Somewhere in the firehose of information that blew past me yesterday — just another day at the office — someone said that Elizabeth Taylor, like Frank Sinatra, was a generational artist. You had to catch her early to consider her an artist at all, because at some point she stopped being an artist, pretty much stopped working at all, and was content to simply be Elizabeth Taylor ™, the brand.
That’s probably right, and I’d put people my age on the dividing line. I was about 10 when I discovered my grandmother’s stash of Hollywood fan magazines and learned of the latter. Every so often the hot couple of the moment comes along — Brangelina, Bennifer (remember that one?) — and tries to blot out the sun, but they are mere satellites to the original, Liz and Dick, whom we should be grateful came along before the mushed-names thing, because no one would have gone for a couple nicknamed Lick. Or Diz.
Elizabeth Taylor and Richard Burton were the alpha and omega of celebrity couples, and much in between. They were together, apart, together, apart. After the breakups, he wooed her with ever-more-lavish gifts of jewelry, which she’d wear dangling from her ears or nestling in her famous bosom. They fought in public (booze), snuggled in public (ditto). Like Marilyn Monroe and Arthur Miller, she gave him glamour, he gave her prestige. They gave each other fits.
I’ve never understood relationships like this, but then, I’m not a movie star. I guess they enjoyed makeup sex. They certainly enjoyed drinking, which fuels the breakup/makeup cycle.
About that jewelry. I was by no means a feminist at the age of 10 or so, but even as a kid, there was something about Taylor’s romantic life that bugged me. Never mind the marriages, Mrs. Hilton Wilding Todd Fisher Burton Burton Warner Fortensky — what sort of woman comes back to a man after he gives her a pair of diamond earrings? Major ick factor. At the same time, she was gimlet-eyed enough to know that a girl ought to get something out of a relationship like the one with Burton, and I guess she cashed in.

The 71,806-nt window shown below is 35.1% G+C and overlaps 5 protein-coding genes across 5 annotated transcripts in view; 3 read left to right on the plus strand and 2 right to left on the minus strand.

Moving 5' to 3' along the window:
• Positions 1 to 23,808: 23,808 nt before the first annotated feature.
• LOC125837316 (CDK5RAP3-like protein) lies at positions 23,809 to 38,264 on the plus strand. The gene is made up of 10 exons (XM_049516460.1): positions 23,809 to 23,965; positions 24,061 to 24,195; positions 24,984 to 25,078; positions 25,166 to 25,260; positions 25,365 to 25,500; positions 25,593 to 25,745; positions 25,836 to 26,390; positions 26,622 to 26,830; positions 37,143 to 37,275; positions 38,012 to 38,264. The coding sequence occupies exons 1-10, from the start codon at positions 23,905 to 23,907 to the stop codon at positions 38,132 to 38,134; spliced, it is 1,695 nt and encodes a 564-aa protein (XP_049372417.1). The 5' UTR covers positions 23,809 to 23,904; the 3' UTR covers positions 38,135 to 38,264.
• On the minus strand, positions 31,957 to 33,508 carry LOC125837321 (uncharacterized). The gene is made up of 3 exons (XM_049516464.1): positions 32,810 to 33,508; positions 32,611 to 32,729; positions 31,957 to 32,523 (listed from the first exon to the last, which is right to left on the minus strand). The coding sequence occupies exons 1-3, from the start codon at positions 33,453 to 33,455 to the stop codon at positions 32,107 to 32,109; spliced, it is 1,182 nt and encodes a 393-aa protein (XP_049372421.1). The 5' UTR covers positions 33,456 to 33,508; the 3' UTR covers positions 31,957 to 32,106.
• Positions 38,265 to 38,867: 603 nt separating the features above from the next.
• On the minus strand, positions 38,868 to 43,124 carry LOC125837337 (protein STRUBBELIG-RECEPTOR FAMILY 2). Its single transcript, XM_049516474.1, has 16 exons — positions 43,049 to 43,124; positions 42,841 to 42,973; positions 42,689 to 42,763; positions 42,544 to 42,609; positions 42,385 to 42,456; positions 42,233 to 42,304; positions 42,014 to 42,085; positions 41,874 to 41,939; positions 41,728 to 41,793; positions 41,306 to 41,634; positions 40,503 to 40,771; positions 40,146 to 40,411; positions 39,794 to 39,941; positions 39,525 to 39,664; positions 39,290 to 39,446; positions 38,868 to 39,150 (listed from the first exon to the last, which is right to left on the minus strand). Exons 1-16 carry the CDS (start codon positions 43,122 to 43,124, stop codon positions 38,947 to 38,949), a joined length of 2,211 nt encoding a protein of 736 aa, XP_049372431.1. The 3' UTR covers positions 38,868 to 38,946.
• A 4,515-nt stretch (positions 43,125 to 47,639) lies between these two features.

In the end, if you were younger than 50 or so, you remember Taylor more for this:
And that’s a shame. But she had a good time along the way. Women like her don’t have the Clint Eastwood Option for later-in-life work, particularly if you’ve been known as a great beauty. I think Manohla Dargis put her finger on it:
Living large proved a brilliant survival strategy as well as something of a rebuke to the limits of the studio system, both its formulas and false morality, which was all but gone by the time she appeared in “Virginia Woolf” in 1966. Her weight went up and down and the accolades kept coming. She cheated on one husband and then another at a time when adultery was still shocking, and her career kept going. She was a lovely actress and a better star. She embodied the excesses of Hollywood and she transcended them. In the end, the genius of her career was that she gave the world everything it wanted from a glamorous star, the excitement and drama, the diamonds and gossip, and she did it by refusing to become fame’s martyr.
So, bloggage? Sure:
I’m so glad Kate has grown out of “American Idol,” so we don’t have to watch stuff like this. (I’m talking about J-Lo, not the singer. Although he’s got at least as much diva Diana as mellow Marvin in him, unless I miss my guess.) You’d think, by this point in the competition, the stylists would have gotten the performers clothes that fit.
This is why people choose careers in journalism: To answer ads like this.
In Britain, he’s been stripped of his medical license. In the U.S., he’s free to keep spreading his special brand of quackery, and to a poor, minority population, no less.
Happy birthday to our regular commenter, 4dbirds, who turns 29 again today.
Sunny today! But still in the 20s. Dammit. I’m outta here, and have a great Thursday.